He said the law on vigilantism had clearly stated that a political party shall not directly or indirectly form, organise, operate or engage in activities of vigilantism and added that such acts were culpable and offenders were liable to conviction to a fine of not less than 1,000 penalty units and not more than 25,000 penalty units.
Mr Amoh disclosed this during a stakeholder capacity building workshop on vigilantism related offenses and regulation ACT 2019 (ACT999).
The event, which was organised by the Northern Sector Awareness Creation (NORSAAC), in Tamale, with funding support from STAR Ghana Foundation, brought together political parties and Civil Society Organisations (CSOs) to discuss the way forward towards a peaceful election.
He indicated that “whoever breaks the law commits an offense and is liable to conviction to a term of ten to fifteen years imprisonment”.
He added that the law would also deal with persons who take part in activities of vigilante groups armed with offensive weapons. Such persons would be liable to conviction to a term of not less than 15 to 25 years imprisonment.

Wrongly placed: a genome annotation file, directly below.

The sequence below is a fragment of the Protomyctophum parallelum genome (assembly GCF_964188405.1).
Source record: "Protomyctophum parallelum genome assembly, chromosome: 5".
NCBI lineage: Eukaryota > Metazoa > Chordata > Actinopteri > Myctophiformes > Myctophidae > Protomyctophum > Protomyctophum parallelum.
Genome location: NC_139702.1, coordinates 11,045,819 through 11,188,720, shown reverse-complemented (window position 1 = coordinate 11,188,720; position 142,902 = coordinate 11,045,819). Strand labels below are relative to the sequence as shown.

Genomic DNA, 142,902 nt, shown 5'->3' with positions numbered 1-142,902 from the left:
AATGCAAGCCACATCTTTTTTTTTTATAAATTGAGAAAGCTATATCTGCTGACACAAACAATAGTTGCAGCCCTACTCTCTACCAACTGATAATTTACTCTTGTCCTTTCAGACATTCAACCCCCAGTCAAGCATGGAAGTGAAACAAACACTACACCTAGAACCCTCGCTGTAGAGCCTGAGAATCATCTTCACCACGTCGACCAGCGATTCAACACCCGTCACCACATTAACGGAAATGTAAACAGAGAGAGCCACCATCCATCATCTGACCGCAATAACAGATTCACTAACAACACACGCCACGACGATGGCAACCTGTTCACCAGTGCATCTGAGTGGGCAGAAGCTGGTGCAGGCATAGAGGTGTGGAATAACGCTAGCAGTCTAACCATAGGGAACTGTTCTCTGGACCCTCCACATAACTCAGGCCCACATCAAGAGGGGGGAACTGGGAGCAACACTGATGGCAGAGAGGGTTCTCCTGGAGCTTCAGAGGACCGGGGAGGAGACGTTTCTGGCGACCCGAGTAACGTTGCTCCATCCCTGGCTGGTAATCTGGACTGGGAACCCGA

Mr Amoh noted that the law extended to activities of land guards and said persons sighted for the offense would be liable to conviction to a term of imprisonment of not less than 10 years and not more than 15 years.
Mr Alhassan Mohammed Awal, the Executive Director of NORSAAC, urged political parties to do away with vigilante groups and allow the security personnel to perform their duties during and after the upcoming general elections to maintain peace and order in the country.
Mr Frank Amoateng, Senior Monitoring and Evaluation Manager at STAR-Ghana Foundation, advised members of the public to fight activities of vigilante groups to enhance peace and unity in the upcoming December 7 general election.